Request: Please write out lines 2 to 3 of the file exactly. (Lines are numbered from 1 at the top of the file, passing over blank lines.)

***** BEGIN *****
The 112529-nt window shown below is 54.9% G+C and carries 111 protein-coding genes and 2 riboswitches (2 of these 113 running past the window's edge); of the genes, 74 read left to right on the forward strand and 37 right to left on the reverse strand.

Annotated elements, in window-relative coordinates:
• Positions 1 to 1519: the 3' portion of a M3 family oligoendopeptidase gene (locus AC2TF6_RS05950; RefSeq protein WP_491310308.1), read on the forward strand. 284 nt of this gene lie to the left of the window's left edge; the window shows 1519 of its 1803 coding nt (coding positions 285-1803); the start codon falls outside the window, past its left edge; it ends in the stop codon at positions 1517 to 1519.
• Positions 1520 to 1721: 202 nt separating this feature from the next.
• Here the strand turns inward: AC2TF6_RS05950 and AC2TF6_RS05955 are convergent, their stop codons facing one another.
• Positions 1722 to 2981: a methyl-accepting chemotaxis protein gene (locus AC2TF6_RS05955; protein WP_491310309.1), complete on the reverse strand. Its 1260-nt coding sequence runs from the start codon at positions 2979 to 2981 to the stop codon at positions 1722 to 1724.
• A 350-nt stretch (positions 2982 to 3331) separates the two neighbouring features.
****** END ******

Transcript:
Annotated elements, in window-relative coordinates:
• Positions 1 to 1519: the 3' portion of a M3 family oligoendopeptidase gene (locus AC2TF6_RS05950; RefSeq protein WP_491310308.1), read on the forward strand. 284 nt of this gene lie to the left of the window's left edge; the window shows 1519 of its 1803 coding nt (coding positions 285-1803); the start codon falls outside the window, past its left edge; it ends in the stop codon at positions 1517 to 1519.